New issue?: vocabulary maintenance
seaman at noao.edu
Wed Feb 6 08:13:54 PST 2008
Brian Thomas wrote:
> On a population of 1000 terms, I was able to use the WordNet to
> garner 800
> or so definitions. From those, it had an overall accuracy (this is
> from memory)
> of about 75% (in otherwords, about 75% of the time, the definition
> fine with no editing).
Definition is driven by usage. The OED was assembled by a team who
scoured every primary source they could get their hands on, writing
examples of usage on innumerable scraps of paper. Usage is also how
the list of UCDs was compiled.
> I image that we can create definitions which are "generally"
> accurate and
Acceptable for what purpose(s)?
> For the really controversial terms (and how many of these can
> there possibly be??)
Consider even something as overtly obvious as "planet". Many terms
such as "universal time" have multiple conflicting definitions. Are
we signing on to convey the 150 different meanings of the word "set"?
> we can provide pointers to 'seminal' papers =or= better
> yet, just drop any definition at all and save the argument for a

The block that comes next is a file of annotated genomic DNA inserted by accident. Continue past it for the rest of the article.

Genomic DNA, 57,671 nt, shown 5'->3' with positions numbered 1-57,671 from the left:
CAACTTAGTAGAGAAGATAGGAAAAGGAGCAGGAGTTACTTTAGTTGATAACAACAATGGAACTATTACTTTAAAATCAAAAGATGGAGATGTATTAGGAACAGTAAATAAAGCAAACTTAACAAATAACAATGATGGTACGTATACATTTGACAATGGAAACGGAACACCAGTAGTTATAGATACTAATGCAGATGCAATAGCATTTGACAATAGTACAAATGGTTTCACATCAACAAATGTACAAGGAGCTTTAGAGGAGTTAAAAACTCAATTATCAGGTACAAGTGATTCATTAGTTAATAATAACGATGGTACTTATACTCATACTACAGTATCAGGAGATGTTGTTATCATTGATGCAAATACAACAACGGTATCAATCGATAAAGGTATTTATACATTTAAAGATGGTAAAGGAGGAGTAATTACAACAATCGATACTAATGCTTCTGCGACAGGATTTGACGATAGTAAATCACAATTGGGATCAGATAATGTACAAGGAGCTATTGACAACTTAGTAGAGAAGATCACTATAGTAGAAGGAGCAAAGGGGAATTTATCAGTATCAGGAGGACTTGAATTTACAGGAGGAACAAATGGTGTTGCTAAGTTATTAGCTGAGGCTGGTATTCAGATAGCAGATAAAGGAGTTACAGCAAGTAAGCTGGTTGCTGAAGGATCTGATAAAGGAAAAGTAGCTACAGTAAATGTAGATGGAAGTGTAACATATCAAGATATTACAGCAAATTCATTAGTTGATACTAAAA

> rainy day.
Let's focus on compiling a list of terms first, their meanings later
(or never). Actually, an indication of the success of VO efforts will
be when the larger community of astronomers regards it as unremarkable
that they are using VO facilities to compile such definitions.
What is the definition of a "gamma-ray burst", for instance? Is it
what the name says, a detected burst of celestial gamma-rays, meeting
some threshold criteria of amplitude and time variability? Or is it
the underlying physical phenomenon - the engine driving the burst?
Both, but especially the latter, are subject to definition and
redefinition for as long as related phenomena remain an active area of
In science, definition is also driven by theory and experiment.
More information about the semantics